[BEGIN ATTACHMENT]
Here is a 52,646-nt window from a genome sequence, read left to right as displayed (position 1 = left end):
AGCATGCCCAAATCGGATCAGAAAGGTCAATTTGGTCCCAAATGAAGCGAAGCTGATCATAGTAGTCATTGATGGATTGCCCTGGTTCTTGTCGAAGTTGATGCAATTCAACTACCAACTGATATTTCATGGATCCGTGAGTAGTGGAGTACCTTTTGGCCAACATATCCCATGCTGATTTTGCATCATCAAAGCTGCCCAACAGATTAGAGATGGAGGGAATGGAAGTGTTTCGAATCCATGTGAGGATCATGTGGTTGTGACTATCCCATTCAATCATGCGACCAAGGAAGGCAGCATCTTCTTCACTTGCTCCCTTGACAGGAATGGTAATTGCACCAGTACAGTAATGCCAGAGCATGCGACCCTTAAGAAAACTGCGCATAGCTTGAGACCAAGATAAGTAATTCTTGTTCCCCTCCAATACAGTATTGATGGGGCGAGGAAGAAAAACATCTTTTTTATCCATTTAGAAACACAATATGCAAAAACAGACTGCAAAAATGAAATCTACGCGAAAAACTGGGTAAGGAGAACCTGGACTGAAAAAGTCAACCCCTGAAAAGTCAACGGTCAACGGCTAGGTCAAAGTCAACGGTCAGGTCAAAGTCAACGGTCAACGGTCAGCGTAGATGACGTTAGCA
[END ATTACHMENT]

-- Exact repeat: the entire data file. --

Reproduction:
Here is a 52,646-nt window from a genome sequence, read left to right as displayed (position 1 = left end):
AGCATGCCCAAATCGGATCAGAAAGGTCAATTTGGTCCCAAATGAAGCGAAGCTGATCATAGTAGTCATTGATGGATTGCCCTGGTTCTTGTCGAAGTTGATGCAATTCAACTACCAACTGATATTTCATGGATCCGTGAGTAGTGGAGTACCTTTTGGCCAACATATCCCATGCTGATTTTGCATCATCAAAGCTGCCCAACAGATTAGAGATGGAGGGAATGGAAGTGTTTCGAATCCATGTGAGGATCATGTGGTTGTGACTATCCCATTCAATCATGCGACCAAGGAAGGCAGCATCTTCTTCACTTGCTCCCTTGACAGGAATGGTAATTGCACCAGTACAGTAATGCCAGAGCATGCGACCCTTAAGAAAACTGCGCATAGCTTGAGACCAAGATAAGTAATTCTTGTTCCCCTCCAATACAGTATTGATGGGGCGAGGAAGAAAAACATCTTTTTTATCCATTTAGAAACACAATATGCAAAAACAGACTGCAAAAATGAAATCTACGCGAAAAACTGGGTAAGGAGAACCTGGACTGAAAAAGTCAACCCCTGAAAAGTCAACGGTCAACGGCTAGGTCAAAGTCAACGGTCAGGTCAAAGTCAACGGTCAACGGTCAGCGTAGATGACGTTAGCA